Saturday, August 2, 2014

John Brennan Richly Deserves to Be Unemployed

At least he's good at something: lying is a skill, right?
Curmie started a piece today on high school yearbooks, or, rather, on four different controversies involving such publications this year. I’m going to put that essay on hold for the moment, though, to talk about the current furor over CIA Director John Brennan. Brennan, whose rise to the leadership of the agency has been aptly described by The Guardian’s Trevor Timm as “failing upwards,” was a supporter of rendition, torture, and all the other insidious Bush-era programs the Obama administration pretended for a while to oppose, all the while immunizing the worst offenders from criticism, let alone much-deserved job losses and long-term incarceration.

Brennan was floated as a possibility for the CIA’s top post when President Obama was first elected, but withdrew from contention amid a swarm of reminders of what a sinister little weasel he truly is… only to re-appear as Obama’s chief counter-terrorism advisor. In that position, he was caught lying on numerous occasions, most notably the outrageous claim that no non-combatants were killed in a year’s worth of drone strikes in Pakistan. Here’s an article about the falseness of the claim, even using the CIA’s own massaged numbers. That patently mendacious assertion was made on June 29, 2011. Analysis by New America shows a total of six strikes leading to civilian deaths, accounting for between 61 and 68 civilian fatalities in the previous year. Brennan, in short, is a liar. That’s an OK quality in a spy, I suppose, except when he’s lying to his presumed bosses: the President, Congress, and the American citizenry.

He told a bunch of other lies, too, including false information about the death of Osama bin Laden. For this record of colossal arrogance, untrustworthiness, and deceit, he was duly rewarded by President Obama with the nomination for the CIA position in January of 2013. Obama cited serial prevaricator Brennan’s “integrity and commitment ‘to the values that define us as Americans.’” Really, he did: it’s right there on the White House website.

The confirmation process was anything but smooth, with two leading Democrats—Senators Mark Udall and Ron Wyden—expressing real concerns. Republican Senator Rand Paul launched a real-live filibuster—the “Mr. Smith Goes to Washington” kind, not the candy-assed variety that has been allowed to hold sway of late—against Brennan’s nomination. After some 13 hours, the vote finally happened, with Brennan being confirmed by a less-than-overwhelming 63-34 margin.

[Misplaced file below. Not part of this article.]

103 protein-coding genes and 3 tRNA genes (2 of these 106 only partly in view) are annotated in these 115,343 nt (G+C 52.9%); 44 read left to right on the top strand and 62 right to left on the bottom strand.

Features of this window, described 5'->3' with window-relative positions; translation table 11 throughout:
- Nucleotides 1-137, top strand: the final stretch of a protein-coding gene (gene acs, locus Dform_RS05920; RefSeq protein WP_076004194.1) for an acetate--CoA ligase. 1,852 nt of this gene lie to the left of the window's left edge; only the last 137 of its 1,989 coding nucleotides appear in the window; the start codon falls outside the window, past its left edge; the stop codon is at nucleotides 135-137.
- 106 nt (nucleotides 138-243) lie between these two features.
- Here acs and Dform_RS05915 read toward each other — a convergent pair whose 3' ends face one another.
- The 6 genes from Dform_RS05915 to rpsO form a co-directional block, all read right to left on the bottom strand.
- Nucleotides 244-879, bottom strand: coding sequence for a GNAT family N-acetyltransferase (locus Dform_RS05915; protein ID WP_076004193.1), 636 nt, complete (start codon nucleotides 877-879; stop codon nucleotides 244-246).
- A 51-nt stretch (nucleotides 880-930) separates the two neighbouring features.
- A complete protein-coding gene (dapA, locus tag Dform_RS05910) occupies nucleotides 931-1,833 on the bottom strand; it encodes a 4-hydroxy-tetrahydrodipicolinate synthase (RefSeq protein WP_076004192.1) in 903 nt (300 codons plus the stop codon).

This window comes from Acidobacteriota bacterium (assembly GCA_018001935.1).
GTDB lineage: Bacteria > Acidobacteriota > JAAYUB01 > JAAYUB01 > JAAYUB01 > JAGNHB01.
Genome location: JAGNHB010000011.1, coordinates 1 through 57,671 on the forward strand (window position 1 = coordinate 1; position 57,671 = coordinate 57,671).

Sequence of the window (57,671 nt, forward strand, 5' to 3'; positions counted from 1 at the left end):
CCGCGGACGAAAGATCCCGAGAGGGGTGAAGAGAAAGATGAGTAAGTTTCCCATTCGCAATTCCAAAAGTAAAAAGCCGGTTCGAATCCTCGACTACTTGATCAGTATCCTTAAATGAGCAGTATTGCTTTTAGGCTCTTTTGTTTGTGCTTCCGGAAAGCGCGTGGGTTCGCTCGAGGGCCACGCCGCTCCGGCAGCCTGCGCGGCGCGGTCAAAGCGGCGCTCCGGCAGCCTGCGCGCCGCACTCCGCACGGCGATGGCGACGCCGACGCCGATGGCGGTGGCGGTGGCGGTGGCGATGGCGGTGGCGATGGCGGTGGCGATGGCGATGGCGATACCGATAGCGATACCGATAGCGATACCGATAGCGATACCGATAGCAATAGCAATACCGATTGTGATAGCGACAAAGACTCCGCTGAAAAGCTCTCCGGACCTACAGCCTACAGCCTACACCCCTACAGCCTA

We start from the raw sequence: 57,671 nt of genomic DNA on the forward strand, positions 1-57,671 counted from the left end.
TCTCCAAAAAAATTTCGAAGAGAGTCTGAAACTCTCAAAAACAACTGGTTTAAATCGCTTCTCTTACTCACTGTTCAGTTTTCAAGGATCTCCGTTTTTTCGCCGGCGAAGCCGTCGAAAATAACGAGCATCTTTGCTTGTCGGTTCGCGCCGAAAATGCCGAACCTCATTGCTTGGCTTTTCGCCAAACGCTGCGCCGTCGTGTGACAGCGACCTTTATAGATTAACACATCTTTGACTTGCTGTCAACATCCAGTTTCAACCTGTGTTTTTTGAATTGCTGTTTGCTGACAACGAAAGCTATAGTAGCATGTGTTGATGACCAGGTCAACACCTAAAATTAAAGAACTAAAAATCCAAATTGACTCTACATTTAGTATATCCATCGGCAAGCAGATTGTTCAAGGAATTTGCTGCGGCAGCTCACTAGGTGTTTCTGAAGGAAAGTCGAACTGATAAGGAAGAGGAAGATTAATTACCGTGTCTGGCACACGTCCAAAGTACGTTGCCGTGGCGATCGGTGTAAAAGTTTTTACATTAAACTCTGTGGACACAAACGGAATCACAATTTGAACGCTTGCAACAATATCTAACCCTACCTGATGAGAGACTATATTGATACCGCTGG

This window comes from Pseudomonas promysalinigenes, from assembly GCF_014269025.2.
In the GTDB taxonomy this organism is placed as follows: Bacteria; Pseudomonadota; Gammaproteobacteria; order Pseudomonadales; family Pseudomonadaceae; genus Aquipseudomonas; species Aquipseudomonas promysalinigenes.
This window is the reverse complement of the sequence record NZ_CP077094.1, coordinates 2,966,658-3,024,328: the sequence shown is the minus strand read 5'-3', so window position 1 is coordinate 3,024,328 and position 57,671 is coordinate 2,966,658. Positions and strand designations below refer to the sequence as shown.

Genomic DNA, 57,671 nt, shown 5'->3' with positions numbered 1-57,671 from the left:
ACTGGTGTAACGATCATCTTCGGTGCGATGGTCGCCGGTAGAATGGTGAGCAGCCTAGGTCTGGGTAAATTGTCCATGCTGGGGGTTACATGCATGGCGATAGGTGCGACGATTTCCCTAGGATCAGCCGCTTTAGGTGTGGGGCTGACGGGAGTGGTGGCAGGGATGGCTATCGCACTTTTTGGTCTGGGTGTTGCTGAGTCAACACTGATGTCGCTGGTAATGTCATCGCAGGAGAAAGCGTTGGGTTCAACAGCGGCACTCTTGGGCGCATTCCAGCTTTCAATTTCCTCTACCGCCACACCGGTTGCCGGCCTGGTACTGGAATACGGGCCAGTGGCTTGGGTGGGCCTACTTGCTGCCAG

Fast forward a year or so, to January of this year, at which point Brennan allegedly told Senate Intelligence Committee Chair Dianne Feinstein that the CIA had searched the computers of Senate staffers engaged in an oversight investigation because they feared the committee might have gained access to internal review documents they weren’t authorized to see. Senator Feinstein subsequently complained on the Senate floor in March that “The CIA did not ask the committee or its staff if the committee had access to the internal review or how we obtained it. Instead, the CIA just went and searched the committee’s computer.”

Here’s a post-facto version of Feinstein’s argument, as reported by Spencer Ackerman of The Guardian:
Feinstein, in her dramatic speech on the Senate floor in March, said the agency breached the firewall to obstruct the committee’s investigation of the agency’s torture of post-9/11 terrorism detainees, a years-long effort expected to be partially declassified in the coming days or weeks. That investigation was itself prompted by a different coverup: the destruction of videotapes of brutal interrogations by a senior official, Jose Rodriguez.
Despite that, the committee has concluded that the torture was an ineffective means of gathering intelligence on al-Qaida—contradicting years of CIA assurances it was crucial – and that the agency lied to its overseers about its value.